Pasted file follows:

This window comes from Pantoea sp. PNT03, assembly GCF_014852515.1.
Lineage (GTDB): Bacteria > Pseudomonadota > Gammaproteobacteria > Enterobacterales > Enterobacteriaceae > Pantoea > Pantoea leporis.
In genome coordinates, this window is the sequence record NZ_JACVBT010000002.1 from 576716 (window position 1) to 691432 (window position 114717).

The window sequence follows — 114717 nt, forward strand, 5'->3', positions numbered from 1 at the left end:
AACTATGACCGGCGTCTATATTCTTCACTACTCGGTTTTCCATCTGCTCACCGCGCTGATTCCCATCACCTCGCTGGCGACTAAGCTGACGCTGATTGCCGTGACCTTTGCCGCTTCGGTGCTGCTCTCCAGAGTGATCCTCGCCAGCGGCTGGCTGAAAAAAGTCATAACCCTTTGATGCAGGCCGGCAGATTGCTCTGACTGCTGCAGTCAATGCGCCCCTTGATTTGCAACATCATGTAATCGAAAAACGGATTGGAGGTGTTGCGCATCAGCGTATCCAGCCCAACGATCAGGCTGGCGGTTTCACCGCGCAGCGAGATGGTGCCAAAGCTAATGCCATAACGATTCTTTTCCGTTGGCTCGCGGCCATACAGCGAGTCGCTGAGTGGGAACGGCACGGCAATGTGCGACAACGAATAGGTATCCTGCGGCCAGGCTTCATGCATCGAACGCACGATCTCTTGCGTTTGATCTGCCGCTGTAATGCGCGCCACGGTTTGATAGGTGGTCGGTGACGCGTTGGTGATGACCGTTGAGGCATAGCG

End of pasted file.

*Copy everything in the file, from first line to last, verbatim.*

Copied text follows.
This window comes from Pantoea sp. PNT03, assembly GCF_014852515.1.
Lineage (GTDB): Bacteria > Pseudomonadota > Gammaproteobacteria > Enterobacterales > Enterobacteriaceae > Pantoea > Pantoea leporis.
In genome coordinates, this window is the sequence record NZ_JACVBT010000002.1 from 576716 (window position 1) to 691432 (window position 114717).

The window sequence follows — 114717 nt, forward strand, 5'->3', positions numbered from 1 at the left end:
AACTATGACCGGCGTCTATATTCTTCACTACTCGGTTTTCCATCTGCTCACCGCGCTGATTCCCATCACCTCGCTGGCGACTAAGCTGACGCTGATTGCCGTGACCTTTGCCGCTTCGGTGCTGCTCTCCAGAGTGATCCTCGCCAGCGGCTGGCTGAAAAAAGTCATAACCCTTTGATGCAGGCCGGCAGATTGCTCTGACTGCTGCAGTCAATGCGCCCCTTGATTTGCAACATCATGTAATCGAAAAACGGATTGGAGGTGTTGCGCATCAGCGTATCCAGCCCAACGATCAGGCTGGCGGTTTCACCGCGCAGCGAGATGGTGCCAAAGCTAATGCCATAACGATTCTTTTCCGTTGGCTCGCGGCCATACAGCGAGTCGCTGAGTGGGAACGGCACGGCAATGTGCGACAACGAATAGGTATCCTGCGGCCAGGCTTCATGCATCGAACGCACGATCTCTTGCGTTTGATCTGCCGCTGTAATGCGCGCCACGGTTTGATAGGTGGTCGGTGACGCGTTGGTGATGACCGTTGAGGCATAGCG